Product reviews have a tendency to come across in kind of a nerdy, slightly snobby manner. Guys informing the world via WordPress why they prefer this AM90 to another, why X colour works and why Z style doesn’t. For me, product reviews in that sense are bland, over analytical and irrelevant, but that’s just a personal preference. When I got the chance to take the Nike Flyknit Lunar 1+ on a recent trip to Bangkok, I saw an opportunity to write an account of how the shoe fits. Not how it fits around my slightly wonky, slightly hairy toes, no, how it fits within a four week trip, exploring the densely populated metropolis that is Bangkok.
I shuffled off the plane, after the 18 hour long-hauler from London Heathrow to Bangkok’s Suvarnabhumi Airport. The heat hit immediately, just about the same time as my outfit combination of Nike sweat pant and Patta fleecy t-shirt, proved to be a naive one. As my slightly flabby, fully pale torso dripped with sweat before even arriving at passport control, my feet were allowed to breath -smug- as they coped with the climate a lot better than I was. The much talked about woven upper of the Flyknit was living up to the hype and speculation. I’d never owned a Flyknit trainer prior to this, and was always sceptical of it’s performance as I read reviews and ingested the hype from my computer screen. There’s a lot of ‘purpose’ models released that are in fact not fit for purpose, but it was immediately evident that the Flyknit didn’t fall under this category.
After a lazy first day in Bangkok, mainly getting over jetlag, I packed my daypack, pulled on a tourist tee shirt (a vest), pair of red Ralphy shorts (which already packed a pungent punch) and the Flyknits. The city is hot, really hot, so your feet need to be comfy. You can walk for entire days without really getting anywhere. It’s the kind of place where soaking up the cultural variations is enough, as opposed to doing ‘touristy’ shit. The Lunarlon sole was something I’d experienced previously, but not like this. The marriage of the foam sole, with the knitted upper is one that was meant to be, a Will and Jada, Bacon and egg type deal, it worked and it worked well. Traipsing up and down staircases, across roads, dodging tourists, backpackers, locals and ‘ladies’, the Flyknit took every hit and then some. Sure, my feet were sweating, it was 36 and humid, but they didn’t feel uncomfortable. As my temperature heightened, the yarn on the shoe’s toe seemed to react and tighten to my foot creating a comfortable, snug, grasp that I can only compare to the slightly more suffocating ‘hug’ of the Haurache’s neoprene ‘sock’.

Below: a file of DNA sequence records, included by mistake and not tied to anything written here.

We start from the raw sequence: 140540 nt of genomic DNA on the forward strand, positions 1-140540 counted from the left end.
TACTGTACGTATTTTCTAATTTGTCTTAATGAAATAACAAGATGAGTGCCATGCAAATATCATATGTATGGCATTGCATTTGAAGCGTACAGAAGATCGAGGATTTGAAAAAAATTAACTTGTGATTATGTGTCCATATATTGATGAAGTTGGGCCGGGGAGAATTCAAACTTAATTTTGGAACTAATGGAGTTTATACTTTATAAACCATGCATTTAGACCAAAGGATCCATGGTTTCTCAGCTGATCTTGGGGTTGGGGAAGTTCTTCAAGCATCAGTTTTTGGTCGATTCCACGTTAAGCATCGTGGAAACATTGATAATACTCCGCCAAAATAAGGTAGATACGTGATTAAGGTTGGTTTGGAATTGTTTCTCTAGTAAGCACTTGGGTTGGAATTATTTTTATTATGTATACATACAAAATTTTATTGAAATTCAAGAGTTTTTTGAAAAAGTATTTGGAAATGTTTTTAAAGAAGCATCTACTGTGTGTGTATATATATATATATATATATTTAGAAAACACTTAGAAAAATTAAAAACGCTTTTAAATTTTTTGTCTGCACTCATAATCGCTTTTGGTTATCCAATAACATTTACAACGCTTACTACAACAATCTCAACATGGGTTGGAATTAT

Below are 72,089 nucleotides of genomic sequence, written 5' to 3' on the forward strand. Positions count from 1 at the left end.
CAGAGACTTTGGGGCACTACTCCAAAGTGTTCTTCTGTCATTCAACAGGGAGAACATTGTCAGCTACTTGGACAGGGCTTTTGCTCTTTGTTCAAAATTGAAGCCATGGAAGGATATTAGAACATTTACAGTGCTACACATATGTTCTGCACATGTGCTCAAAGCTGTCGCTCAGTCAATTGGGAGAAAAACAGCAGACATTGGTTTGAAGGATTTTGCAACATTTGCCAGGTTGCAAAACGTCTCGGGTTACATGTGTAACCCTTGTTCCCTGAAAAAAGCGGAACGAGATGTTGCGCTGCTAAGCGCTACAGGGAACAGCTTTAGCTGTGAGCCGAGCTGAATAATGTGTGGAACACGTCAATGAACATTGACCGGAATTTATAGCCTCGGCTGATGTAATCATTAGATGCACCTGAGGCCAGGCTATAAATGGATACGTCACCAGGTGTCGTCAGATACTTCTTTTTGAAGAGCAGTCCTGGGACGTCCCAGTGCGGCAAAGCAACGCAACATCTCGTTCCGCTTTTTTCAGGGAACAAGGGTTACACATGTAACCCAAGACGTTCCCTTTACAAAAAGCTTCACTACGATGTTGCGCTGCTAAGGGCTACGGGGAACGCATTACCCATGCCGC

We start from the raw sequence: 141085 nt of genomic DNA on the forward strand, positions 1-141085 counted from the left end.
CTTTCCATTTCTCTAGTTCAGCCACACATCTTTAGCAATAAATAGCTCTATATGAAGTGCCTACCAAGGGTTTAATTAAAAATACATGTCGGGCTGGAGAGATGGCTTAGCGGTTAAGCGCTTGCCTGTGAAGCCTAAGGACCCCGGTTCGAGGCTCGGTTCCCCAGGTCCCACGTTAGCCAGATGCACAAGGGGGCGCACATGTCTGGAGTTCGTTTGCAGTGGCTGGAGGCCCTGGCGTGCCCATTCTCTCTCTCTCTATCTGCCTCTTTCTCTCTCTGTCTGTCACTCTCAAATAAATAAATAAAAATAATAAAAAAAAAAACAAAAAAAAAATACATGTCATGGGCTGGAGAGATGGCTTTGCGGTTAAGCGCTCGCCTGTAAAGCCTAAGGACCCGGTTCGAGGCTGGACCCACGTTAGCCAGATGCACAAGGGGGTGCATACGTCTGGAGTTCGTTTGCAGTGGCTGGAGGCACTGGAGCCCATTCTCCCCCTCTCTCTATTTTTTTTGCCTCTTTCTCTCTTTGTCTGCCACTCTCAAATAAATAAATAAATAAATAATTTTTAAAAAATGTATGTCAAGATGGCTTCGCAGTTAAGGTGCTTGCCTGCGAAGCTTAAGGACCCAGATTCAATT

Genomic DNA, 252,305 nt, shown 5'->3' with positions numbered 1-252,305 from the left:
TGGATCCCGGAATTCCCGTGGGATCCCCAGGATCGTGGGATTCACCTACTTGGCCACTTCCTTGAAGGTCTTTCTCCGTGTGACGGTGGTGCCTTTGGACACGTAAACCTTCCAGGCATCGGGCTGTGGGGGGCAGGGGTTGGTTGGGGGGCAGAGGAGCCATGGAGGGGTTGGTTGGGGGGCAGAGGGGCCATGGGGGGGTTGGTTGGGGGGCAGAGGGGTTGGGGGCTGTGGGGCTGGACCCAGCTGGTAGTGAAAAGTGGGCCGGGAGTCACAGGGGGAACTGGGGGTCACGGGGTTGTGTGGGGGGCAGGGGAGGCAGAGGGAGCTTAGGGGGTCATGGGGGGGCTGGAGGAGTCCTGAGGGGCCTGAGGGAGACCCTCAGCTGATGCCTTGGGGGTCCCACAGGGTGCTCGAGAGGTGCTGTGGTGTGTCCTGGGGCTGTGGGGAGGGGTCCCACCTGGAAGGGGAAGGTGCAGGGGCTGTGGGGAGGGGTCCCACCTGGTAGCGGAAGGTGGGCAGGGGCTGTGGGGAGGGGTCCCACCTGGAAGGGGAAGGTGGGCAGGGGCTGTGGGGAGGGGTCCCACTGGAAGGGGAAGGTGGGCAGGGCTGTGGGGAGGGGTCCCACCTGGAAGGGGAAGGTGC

After a week or so I left Bangkok for a break, I hadn’t taken the Flyknits off for 9 days by that point. I jumped on a 13 hour overnight sleeper train to the South -Surat Thani- and the shoes remained on my feet throughout. Frequently, I’d think about how I was going to write about the shoe, without churning out the same cliched hyperbole, but it’s tricky not too. I lay on my tiny drop-down bunk and let the carriage’s rhythmic sway send me to sleep, Flyknits on feet. The trainer is more like a sock, really but as much as it’s functionality is utilised within the running setting, absorbing uneven surfaces, allowing breathability and lightweight comfort, it performs on a lifestyle level too. It became a trainer that rid my feet of discomfort, in a considerably uncomfortable climate, and for me seeing the shoe from a ‘fashion’ perspective, that matters more than it’s functionality when running.
It’s a life shoe in essence, in my opinion. It’s a trainer for exploring -running, cycling, eating, sleeping, drinking, partying, cities, beaches, planes, trains- it’s comfortable, breathable and it looks fucking fantastic.